Gabrielle Malcolm, Visiting Research Fellow in English
Canterbury Christ Church University
‘A Pageant of Great Women’ and some remarkable men (with apologies to Cicely Hamilton) were in attendance for the opening of :
a collaborative exhibition (14th-31st May, 2013) by:
The International Centre for Victorian Women Writers, Canterbury Christ Church University
The Centre for Gender, Sexuality & Writing, University of Kent
Alyson Hunt, post-graduate researcher at Canterbury Christ Church University, created a thought-provoking exhibit at the Templeman Library, University of Kent. It marked an important new approach in research collaboration and knowledge exchange between the higher education institutions in Kent. The material on show made coherent some of the common threads of interest that exist in the abundant resources held in the special theatre and writing archive collections of both universities; Kent’s Templeman Special Collections, and Canterbury Christ Church’s Augustine Library Braddon Family Archive.
What has become apparent in the examination of these important groupings of material is the ubiquity of women as playwrights, critics, trend-setters, performers, managers, and general powerhouses of the theatrical and publishing world of the nineteenth century. As Professor Kate Newey, Chair in Theatre History at the University of Exeter, announced in her lecture to open the exhibition, such richness and variety of archive resources is continually opening up new avenues for scholars and drawing our attention to the redundancy of some traditional roles and values that might have constructed opinion over the last century and more.
The exhibition charted the progress of women performers as activists for change in society and the arts. Hunt’s research identified the organization and origins of the suffrage movement and how a life on stage sometimes enabled women to lead lives that highlighted the value of social freedom. The focus of the exhibition offerd perspectives on such lives of prominent, ‘great’ women: Mary Braddon, Fanny Kemble, Elizabeth Robins, Lillie Langtry, and Ellen Terry. The star power of Kemble and Terry was contrasted with the modest stage career of Braddon, later eclipsed by her career as a novelist. The notoriety of Langtry was contrasted with the radicalism of Robins.
The fluidity and reach of the work created by Robins and Braddon, for example, in their careers as writers and performers indicates the power of women’s work. Their experiences also show that for the woman who could generate such commercial interest via their talents and ideas the demands upon them could be just as challenging as for any man. Braddon shows us how family and professional life revolved around her ability to constantly meet the requirements of a vast public appetite for her fiction.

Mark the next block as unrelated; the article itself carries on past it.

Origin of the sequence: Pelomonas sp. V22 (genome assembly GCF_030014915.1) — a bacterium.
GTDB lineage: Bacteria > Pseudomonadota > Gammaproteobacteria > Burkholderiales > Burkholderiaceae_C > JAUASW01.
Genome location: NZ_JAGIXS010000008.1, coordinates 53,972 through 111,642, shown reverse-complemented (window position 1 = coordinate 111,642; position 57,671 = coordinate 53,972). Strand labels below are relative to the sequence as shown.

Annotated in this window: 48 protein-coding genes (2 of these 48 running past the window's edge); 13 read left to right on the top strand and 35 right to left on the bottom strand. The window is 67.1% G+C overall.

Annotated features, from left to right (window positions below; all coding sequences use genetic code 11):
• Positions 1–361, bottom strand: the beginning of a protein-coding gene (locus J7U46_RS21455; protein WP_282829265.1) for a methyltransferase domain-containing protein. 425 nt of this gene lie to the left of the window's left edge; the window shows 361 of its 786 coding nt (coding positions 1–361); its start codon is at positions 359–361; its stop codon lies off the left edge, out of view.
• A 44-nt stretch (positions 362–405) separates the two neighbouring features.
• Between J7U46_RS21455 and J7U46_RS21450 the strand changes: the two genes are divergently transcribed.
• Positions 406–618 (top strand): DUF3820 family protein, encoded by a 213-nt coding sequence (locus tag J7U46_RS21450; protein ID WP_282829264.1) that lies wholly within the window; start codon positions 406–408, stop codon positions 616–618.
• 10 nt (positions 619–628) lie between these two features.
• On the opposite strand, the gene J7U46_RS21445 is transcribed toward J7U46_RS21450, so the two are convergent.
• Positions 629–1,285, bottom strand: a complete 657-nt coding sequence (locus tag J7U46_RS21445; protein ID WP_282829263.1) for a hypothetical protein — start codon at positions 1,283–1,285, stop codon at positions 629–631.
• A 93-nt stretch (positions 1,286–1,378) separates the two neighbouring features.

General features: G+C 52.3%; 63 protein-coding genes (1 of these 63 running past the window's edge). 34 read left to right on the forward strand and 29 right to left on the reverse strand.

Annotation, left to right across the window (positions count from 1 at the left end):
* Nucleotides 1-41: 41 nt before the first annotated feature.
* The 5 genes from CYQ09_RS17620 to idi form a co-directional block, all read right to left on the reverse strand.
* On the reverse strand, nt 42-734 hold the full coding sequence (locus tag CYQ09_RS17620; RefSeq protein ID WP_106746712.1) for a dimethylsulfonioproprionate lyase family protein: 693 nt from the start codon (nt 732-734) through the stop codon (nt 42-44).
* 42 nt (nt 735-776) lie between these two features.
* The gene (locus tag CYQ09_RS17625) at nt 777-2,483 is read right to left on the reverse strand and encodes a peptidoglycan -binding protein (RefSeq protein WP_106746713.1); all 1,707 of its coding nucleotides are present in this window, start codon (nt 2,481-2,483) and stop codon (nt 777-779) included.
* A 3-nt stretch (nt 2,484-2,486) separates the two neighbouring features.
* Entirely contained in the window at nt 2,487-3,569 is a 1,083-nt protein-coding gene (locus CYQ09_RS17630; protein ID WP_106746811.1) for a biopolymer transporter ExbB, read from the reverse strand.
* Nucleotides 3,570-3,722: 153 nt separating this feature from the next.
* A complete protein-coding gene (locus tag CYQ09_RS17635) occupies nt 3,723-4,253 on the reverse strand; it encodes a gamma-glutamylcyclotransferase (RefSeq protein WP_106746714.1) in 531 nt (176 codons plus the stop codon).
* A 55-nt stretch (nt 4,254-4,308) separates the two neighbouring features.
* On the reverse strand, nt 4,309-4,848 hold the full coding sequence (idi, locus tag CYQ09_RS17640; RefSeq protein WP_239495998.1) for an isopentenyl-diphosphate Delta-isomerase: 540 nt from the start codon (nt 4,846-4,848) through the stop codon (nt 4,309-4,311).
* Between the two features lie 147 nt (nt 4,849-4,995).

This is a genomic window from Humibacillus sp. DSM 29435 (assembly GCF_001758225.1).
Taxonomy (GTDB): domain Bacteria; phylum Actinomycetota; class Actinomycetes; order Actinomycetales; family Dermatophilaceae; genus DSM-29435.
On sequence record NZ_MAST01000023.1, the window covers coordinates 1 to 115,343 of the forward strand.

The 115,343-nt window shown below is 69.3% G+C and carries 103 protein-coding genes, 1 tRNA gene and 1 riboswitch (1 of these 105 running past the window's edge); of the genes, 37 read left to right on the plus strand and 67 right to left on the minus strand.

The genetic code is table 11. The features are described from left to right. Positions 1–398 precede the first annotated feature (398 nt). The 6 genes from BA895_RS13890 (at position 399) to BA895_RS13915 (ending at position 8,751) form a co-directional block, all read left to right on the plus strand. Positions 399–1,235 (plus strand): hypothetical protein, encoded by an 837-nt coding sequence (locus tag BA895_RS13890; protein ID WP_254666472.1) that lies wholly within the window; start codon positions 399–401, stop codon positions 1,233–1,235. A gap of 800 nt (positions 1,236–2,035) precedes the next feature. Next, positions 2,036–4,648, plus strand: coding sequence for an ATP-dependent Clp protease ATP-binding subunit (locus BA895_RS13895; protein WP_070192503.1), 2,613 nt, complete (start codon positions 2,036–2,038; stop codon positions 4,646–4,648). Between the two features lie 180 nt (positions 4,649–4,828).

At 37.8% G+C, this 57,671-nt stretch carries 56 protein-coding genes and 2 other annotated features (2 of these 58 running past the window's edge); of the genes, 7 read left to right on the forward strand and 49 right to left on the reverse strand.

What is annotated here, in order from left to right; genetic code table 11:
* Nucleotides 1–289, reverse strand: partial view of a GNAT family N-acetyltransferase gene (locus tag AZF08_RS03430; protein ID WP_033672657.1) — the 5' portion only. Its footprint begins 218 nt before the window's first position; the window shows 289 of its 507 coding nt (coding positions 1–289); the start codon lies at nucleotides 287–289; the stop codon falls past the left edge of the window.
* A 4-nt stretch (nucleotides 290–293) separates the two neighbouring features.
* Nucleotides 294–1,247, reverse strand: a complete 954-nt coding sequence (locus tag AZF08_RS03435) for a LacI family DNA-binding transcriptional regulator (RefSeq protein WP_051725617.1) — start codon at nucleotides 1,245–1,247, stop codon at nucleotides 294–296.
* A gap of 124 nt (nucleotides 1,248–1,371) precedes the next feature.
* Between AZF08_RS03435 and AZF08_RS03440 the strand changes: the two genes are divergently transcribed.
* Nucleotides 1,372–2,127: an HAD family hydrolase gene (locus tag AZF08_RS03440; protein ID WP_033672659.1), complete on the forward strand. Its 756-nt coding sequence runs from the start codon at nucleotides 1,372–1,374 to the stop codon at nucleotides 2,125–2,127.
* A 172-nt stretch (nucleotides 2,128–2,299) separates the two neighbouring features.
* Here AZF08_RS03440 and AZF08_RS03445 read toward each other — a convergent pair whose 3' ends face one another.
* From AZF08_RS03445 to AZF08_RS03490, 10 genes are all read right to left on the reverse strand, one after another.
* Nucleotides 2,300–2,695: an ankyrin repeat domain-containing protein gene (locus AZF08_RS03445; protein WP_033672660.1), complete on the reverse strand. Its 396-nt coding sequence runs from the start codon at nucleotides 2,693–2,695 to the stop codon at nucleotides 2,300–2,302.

Robins’s Anglo-American career path is significant for the fact that it shows reinvention and adaptation on the part of a gifted actress, whose versatility and intelligence created a desire for fresh creative challenges, and whose beliefs led to an increasingly politicized content in her work.
Kate Newey reflected upon these topics and others in her lecture. She offered an examination of ‘guerilla’ tactics in women’s creativity; those tactics of the ‘local, on the ground, and underground’ movements that use artistic invention and performance to create interest and spread the word on issues. There is also, she noted, a tradition of agit-prop and activist theatre that is usually traced to such movements as the Dadaists and Brechtian cabaret, and yet British and American women’s Suffrage Theatre pre-dates that. It belongs to the idea of the revolutionary and radical performance tradition that can find its successors in the ‘happenings’ of the 1960s right up to Pussy Riot’s protests and public interventions in the twenty-first century.
Unlike much Marxist avant-garde cabaret or poetry happenings, Women’s Suffrage interventions and performance could be violent and militant. Up to and including Emily Davison’s protest at the 1913 Epsom Derby, when on 4th June, she stepped in front of George V’s horse. She died of her injuries on 8th June. This, Newey explains, is an example of how ‘fundamentally revolutionary’ Suffragettes were, and how their brand of demonstration and protest often constituted a form of theatricality that exploited approved, socially acceptable female ‘performance’.